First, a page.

The information enables us to find the problematic input from the dataset. A very long line causes our buffer of 256 characters to overflow. To fix this, let us retrieve the size of the line using getline() instead of using a fixed-size buffer. The code can be edited and recompiled directly from the debugger when the build command is specified.
Now that our code is working, it is time to understand its efficiency. Arm Forge’s profiler – Arm MAP profiles our code without distorting application behavior. Arm MAP is Arm Forge's scalable low-overhead profiler of C++, C, Fortran and Python with no instrumentation or code changes required. It helps developers accelerate their code by revealing the causes of slow performance. From multiprocessor Linux workstations to the largest supercomputers, you can profile realistic test cases with typically less than 5% runtime overhead.
To profile, let us compile the code with optimizations (-O3) and debugging information for the tool to display source code information:
armclang -O3 -g sortmovies.c -o sortmovies.exe
gcc -O3 -g sortmovies.c -o sortmovies.exe
Profiling a remote application with Arm MAP is straightforward:
map --profile ./sortmovies.exe
The “--profile” option requests the profiler to sample the application in the background and output the results when the application terminates. The result (a *.map file) can be open afterward from the remote client by selecting “Load Profile Data File” from Arm Forge’s main menu. Here are the profiling results for a small test case.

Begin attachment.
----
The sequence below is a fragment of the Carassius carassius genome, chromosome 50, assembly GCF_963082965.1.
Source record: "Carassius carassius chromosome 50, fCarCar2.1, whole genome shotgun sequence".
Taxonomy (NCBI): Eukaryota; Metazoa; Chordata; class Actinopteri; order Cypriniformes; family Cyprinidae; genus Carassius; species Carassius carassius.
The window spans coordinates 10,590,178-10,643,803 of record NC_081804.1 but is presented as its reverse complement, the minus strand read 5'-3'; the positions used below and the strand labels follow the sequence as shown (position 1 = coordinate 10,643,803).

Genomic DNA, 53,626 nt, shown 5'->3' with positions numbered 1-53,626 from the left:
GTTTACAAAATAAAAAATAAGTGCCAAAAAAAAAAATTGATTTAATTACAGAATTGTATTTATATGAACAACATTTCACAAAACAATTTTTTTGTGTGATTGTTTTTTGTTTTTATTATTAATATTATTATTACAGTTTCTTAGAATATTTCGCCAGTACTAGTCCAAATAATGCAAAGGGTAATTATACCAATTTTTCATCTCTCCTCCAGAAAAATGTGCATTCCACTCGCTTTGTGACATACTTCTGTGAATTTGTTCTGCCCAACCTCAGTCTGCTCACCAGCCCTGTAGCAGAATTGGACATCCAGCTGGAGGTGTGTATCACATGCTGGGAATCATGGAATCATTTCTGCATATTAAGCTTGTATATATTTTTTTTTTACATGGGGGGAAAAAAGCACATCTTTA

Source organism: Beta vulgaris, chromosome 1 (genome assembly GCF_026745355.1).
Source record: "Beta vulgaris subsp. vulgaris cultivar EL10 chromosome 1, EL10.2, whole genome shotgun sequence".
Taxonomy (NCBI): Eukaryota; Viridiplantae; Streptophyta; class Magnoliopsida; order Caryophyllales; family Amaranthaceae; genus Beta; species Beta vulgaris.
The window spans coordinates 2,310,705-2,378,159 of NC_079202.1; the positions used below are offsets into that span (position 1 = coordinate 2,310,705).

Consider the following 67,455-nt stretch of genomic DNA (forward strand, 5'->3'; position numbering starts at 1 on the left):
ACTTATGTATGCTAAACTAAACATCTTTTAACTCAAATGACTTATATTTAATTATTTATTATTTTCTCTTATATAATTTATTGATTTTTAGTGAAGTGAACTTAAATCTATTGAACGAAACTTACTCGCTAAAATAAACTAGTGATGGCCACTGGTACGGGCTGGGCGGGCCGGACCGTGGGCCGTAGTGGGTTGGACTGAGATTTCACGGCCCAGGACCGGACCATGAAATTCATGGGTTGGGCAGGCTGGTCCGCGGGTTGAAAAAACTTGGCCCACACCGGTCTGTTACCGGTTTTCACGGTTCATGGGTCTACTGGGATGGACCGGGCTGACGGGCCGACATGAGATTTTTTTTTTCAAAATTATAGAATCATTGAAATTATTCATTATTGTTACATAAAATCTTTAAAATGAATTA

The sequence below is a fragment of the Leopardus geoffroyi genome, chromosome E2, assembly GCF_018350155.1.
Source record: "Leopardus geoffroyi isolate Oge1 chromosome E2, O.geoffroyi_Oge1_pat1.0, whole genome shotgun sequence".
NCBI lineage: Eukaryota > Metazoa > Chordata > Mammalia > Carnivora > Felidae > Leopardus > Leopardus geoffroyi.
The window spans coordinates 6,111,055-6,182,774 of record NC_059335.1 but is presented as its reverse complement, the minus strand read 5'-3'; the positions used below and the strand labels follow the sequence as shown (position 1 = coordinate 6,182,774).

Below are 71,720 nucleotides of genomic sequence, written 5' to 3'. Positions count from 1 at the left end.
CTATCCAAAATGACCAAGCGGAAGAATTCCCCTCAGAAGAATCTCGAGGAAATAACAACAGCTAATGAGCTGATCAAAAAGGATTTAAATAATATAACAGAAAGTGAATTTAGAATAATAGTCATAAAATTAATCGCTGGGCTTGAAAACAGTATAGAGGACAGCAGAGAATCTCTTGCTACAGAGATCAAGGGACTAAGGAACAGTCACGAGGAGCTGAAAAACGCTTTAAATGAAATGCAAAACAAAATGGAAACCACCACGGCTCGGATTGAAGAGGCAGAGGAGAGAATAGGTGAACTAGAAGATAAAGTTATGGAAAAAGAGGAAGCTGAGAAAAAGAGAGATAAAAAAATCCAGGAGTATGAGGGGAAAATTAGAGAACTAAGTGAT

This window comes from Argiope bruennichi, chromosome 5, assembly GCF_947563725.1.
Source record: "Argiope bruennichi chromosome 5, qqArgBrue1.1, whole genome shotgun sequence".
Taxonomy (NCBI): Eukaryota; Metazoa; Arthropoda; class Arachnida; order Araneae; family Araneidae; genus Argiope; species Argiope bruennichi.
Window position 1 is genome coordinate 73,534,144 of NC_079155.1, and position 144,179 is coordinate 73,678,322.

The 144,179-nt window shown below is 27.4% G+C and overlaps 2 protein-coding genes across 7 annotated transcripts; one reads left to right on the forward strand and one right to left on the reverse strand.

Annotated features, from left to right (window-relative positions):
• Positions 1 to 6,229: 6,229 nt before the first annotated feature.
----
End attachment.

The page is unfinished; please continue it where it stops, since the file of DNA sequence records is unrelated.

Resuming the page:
The application runs for 32 seconds, as shown in the summary on top of the GUI. Arm MAP describes the application behavior with a few graphs. At the top, the application activity is a timeline that reports when the application is computing in green and when it is performing I/O system calls in orange. Users can zoom in on a specific time frame to inspect performance aspects. Different metric graphs can be displayed underneath the activity. Here, we have selected POSIX I/O read and write rates that illustrate when the application is reading input data, sorting and writing results.
In the center of the GUI, the source code viewer is displayed with time and activity annotations. The stack view in the bottom of the GUI categorizes functions and lines of code depending on how they are executed.
The profiling results show that the loop reading ratings.tsv and matching the movie IDs in our records (“table”) is costly. The flowchart is as follows:
The movie IDs are stored in the input files in descending order. This loop can be optimized by iterating from the last matching position in table (i=last_found) instead of iterating from the beginning (i=0). As a result, we won't check movies that have already been matched with ratings data.
We can profile the optimized code on a larger test case: this brings a 5.5 speedup. However, MAP shows the same loop is still costly:
Additional optimization is possible, since our ID strings are always the same size. Let’s replace:
memcmp(table[i].id, r_id, 9*sizeof(char));
The new version gives an additional 1.3 speedup.
In two iterations, we managed to reduce the execution time from 215 seconds to 30 seconds on a large dataset. And the best rated movie of all times is… The Shawshank Redemption. Now you know what to watch next.
We have seen how easy software development on Arm-based instances in the cloud can be with Allinea Studio. If you would like to try on your own applications on AWS Graviton2 instances, you can request a free trial license of the tool.